Thursday, July 12, 2012


Back when was just a baby chef and just started working for Hyatt, I went through a bit of a rough patch.

I started out in the Crystal Cactus, the fine dining restaurant at the hotel. But after hosing down a gay waiter with a fire extinguisher on New Years Eve, and spending a 3 day suspension at home, I was recast as a banquet cook.
I had a few problems there too, though not connected with fire extinguishers or gay waiters.

I had problems with counts on occasion. The counts are important.  We would be plating a party of 500 with Prime Ribs and Yorkshire pudding, and somehow we would come up short about 10 Yorkshire Puddings. Chef Felenczak would look at me, and I would tell him I was sure that I had made enough.

But you cant argue with the fact that you are 10 short, all you can do is stand there holding your dick, and start scrambling around for more Yorkshire pudding, which can be prepared on the fly all right, but you can’t just pull it out of your ass either.

In the meantime, you look like completely incompetent.

Finally, one night when we were short again, and I was almost in tears maintaining I had prepared the proper amount, the Chef looked at me and said:
“I’d like to believe you Bulletholes, but your record ain’t that great”
He said it in all kindness, and from that point on I never came up short again.

But I had a bad spell for a couple months on something else as well.
I just couldn’t seem to keep from overcooking the broccoli for these big parties.
I would take 100 bunches of Broccoli, portion it into 750 portions, put it in the steamer to blanch, and proceed to overcook the crap out of it. It would be mush, without a trace of green. It was the color of a WWII Tank and looked as though it had melted into the pan.. Ugly, flavorless, and beyond repair, I would have to go to the storeroom and hope they had 5 more cases down there for me to fuck up again.

It had gotten to the point where I would have to stand next to the steamer and constantly check it, and even then the odds were I would botch it. In the kitchen they call a guy like that a "shoemaker".

Then one night, as we were plating up some broccoli that was just barely edible, I made a passing comment to the chef.
“Chef, I’m sorry that your broccoli is a little overcooked again tonight.”
The chef looked at me, took a handful of broccoli and threw it in the trash can and said:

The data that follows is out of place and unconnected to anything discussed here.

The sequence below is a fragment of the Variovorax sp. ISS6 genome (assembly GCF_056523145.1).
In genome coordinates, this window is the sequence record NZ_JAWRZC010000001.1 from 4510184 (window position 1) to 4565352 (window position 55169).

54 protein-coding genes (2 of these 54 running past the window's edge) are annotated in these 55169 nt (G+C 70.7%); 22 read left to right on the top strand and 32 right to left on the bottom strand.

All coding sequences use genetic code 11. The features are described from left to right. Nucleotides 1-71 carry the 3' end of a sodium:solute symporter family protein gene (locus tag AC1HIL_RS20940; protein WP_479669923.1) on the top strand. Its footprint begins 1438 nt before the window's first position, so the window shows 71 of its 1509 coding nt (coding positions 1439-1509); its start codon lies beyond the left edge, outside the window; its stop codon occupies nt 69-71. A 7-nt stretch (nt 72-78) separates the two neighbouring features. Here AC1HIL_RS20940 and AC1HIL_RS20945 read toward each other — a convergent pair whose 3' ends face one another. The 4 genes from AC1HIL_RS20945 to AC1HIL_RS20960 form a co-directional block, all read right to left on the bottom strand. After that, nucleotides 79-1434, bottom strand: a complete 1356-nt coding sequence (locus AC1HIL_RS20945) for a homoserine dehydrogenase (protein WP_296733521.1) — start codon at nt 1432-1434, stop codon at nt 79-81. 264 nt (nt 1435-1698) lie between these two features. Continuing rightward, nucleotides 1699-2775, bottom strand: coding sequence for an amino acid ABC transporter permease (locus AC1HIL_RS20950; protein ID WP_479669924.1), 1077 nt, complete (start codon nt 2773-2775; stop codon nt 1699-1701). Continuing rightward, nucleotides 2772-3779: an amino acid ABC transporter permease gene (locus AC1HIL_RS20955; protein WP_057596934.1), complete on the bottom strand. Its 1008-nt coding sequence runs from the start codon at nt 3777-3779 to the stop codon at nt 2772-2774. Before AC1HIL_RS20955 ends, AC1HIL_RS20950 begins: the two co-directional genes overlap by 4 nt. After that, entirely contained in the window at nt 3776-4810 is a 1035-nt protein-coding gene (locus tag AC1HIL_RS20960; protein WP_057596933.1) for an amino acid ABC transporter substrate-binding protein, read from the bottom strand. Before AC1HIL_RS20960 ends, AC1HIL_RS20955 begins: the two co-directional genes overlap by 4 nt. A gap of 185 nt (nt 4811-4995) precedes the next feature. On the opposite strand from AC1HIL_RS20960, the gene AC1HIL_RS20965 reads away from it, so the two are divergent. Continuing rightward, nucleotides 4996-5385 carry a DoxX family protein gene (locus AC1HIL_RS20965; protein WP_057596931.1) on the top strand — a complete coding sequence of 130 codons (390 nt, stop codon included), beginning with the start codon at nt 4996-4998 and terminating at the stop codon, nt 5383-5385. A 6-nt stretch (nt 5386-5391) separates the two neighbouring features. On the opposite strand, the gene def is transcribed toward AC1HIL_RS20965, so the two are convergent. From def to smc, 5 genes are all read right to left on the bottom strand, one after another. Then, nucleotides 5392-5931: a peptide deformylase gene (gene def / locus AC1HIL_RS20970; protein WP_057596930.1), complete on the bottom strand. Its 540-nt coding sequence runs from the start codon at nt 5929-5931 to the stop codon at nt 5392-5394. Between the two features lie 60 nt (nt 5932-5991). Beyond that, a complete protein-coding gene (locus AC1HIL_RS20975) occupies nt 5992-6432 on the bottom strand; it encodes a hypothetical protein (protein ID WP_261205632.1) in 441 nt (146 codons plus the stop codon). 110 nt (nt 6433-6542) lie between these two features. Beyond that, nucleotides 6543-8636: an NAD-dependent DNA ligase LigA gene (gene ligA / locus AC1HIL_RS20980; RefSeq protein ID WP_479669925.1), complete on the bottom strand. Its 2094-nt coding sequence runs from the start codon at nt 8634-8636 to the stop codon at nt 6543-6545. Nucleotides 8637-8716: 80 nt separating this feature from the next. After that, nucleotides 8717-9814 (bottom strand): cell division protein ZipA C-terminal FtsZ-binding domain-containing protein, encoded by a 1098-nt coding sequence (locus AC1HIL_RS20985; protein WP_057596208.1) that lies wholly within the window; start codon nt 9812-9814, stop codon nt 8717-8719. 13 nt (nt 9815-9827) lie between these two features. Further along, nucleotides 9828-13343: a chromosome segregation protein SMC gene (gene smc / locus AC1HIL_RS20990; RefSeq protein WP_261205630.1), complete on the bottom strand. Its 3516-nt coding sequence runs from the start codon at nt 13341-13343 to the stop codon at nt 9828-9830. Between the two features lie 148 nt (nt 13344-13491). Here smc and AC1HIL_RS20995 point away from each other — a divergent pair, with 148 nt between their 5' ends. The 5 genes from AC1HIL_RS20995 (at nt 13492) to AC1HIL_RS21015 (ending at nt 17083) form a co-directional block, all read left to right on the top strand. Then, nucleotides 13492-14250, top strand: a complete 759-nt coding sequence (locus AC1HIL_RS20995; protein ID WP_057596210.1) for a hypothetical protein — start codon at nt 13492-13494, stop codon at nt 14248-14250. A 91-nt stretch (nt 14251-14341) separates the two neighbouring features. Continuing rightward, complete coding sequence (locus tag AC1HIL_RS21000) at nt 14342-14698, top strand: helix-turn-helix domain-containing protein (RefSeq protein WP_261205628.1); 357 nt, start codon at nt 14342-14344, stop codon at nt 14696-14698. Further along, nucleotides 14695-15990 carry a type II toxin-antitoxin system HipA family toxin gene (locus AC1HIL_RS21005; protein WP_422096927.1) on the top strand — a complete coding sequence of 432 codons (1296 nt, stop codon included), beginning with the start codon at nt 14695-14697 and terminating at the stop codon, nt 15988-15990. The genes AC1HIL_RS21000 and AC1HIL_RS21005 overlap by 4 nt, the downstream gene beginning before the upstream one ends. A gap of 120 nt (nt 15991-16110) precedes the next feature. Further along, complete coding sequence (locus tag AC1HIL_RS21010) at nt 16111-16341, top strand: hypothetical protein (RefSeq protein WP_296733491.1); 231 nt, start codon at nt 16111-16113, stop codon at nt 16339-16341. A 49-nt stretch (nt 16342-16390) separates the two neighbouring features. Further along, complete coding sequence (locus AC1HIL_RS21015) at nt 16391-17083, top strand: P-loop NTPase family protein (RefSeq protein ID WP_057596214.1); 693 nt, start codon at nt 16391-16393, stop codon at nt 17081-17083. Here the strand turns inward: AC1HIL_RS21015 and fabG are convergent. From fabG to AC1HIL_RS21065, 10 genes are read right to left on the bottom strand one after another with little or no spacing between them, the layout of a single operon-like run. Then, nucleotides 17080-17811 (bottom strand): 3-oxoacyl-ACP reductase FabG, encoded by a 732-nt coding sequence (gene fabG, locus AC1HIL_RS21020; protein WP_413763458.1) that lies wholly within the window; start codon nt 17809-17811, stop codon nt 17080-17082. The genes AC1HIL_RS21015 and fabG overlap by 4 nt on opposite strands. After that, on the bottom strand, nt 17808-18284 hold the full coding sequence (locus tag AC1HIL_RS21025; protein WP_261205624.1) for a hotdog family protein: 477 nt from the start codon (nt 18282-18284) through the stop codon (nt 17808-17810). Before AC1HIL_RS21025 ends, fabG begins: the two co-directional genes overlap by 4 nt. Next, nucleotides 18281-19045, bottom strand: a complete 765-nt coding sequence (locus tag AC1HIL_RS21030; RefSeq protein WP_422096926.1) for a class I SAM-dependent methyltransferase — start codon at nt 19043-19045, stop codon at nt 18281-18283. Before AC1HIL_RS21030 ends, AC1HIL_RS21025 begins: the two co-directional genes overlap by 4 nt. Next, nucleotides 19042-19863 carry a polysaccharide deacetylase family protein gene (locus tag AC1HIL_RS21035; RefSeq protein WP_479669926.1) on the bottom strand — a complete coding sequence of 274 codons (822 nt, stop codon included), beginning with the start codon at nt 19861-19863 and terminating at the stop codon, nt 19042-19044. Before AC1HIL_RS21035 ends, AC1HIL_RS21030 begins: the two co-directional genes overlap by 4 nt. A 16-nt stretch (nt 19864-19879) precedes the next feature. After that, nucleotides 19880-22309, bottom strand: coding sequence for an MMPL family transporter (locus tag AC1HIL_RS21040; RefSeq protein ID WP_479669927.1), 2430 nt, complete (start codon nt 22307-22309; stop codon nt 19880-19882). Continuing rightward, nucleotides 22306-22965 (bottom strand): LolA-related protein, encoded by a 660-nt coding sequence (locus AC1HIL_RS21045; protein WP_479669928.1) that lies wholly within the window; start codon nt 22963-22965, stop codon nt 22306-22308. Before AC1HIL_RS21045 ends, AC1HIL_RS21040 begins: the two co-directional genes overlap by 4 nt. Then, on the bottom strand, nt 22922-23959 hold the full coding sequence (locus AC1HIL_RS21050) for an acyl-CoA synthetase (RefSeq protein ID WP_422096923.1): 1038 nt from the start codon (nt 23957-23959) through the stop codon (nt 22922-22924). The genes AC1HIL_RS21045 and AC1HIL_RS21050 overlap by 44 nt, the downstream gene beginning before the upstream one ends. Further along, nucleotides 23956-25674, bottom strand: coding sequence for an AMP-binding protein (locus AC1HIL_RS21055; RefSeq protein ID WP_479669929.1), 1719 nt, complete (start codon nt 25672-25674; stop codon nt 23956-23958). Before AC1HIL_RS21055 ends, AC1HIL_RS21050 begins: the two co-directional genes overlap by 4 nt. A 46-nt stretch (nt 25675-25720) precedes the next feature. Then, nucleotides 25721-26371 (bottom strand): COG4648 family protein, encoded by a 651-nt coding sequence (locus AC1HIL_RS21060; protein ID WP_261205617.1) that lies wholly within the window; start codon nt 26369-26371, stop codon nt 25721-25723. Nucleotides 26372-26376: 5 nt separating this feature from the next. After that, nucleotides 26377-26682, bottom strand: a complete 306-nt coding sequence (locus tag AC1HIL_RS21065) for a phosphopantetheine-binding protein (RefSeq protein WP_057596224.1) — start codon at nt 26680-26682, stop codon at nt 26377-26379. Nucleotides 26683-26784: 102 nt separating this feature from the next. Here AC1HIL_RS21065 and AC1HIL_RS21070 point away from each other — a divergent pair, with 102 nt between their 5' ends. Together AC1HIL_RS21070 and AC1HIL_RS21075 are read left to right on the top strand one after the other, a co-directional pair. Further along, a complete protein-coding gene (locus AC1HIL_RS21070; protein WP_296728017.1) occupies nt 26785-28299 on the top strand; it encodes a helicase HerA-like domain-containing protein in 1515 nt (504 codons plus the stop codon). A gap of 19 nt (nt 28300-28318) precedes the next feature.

“This isn’t MY broccoli, Bulletholes”
It worked. I never destroyed the broccoli again.

I did a post a while back about the Four Good Words I‘ve learned to say that help me through times when I used to get otherwise unwound:
“Youre right”
“I’m sorry”
And “So What?”

The broccoli story comes in handy for me too.
It’s amazing how much broccoli people will try to bring you that is not your broccoli.
And likewise, how often I try to take on something that has nothing to do with me.
Not my broccoli.


soubriquet said...

Good story, Bulletholes. Better than good. I was wondering what the kick in the tail would be, as I so often do when you're leading me through a complex story.

"Not MY broccoli"
I'll be using that, I think, regularly. I currently have a newish underling at work. His quality ethic is often a little flawed. We're working in industrial land, so, he thinks, 'Who cares if I don't measure it right, get it level, sand it smooth, etc?'. I care. I care because I'm working in a place where victorians took pride in their work, and I feel cheap if I skimp, or am asked to skimp on doing it right. Next time he presents me with a crummy bit of work, I'll pin him to the wall. Not MY broccoli.

Oh. And I love proper broccoli, and hate and despise that tank coloured sludge. I can't imagine how you can cook 750 portions and get them all right, I'm so easily distracted, i can get ONE portion wrong.

bulletholes said...

You give me a lump in the throat imagining what its like working around all that history, around all that posterity, around all that England.

red dirt girl said...

Oh I love this, cowboy!! I'm ALWAYS taking on someone else's broccoli, especially at work. Ohhhh, how I wish I could say .... Not my broccoli to a dissatisfied customer.

thanks for making my day!

Kristi said...

Great post...and wonderful words of wisdom. BTW, every time I see your broccoli title, I think of this:

Kristi said...

Maybe this'll work better: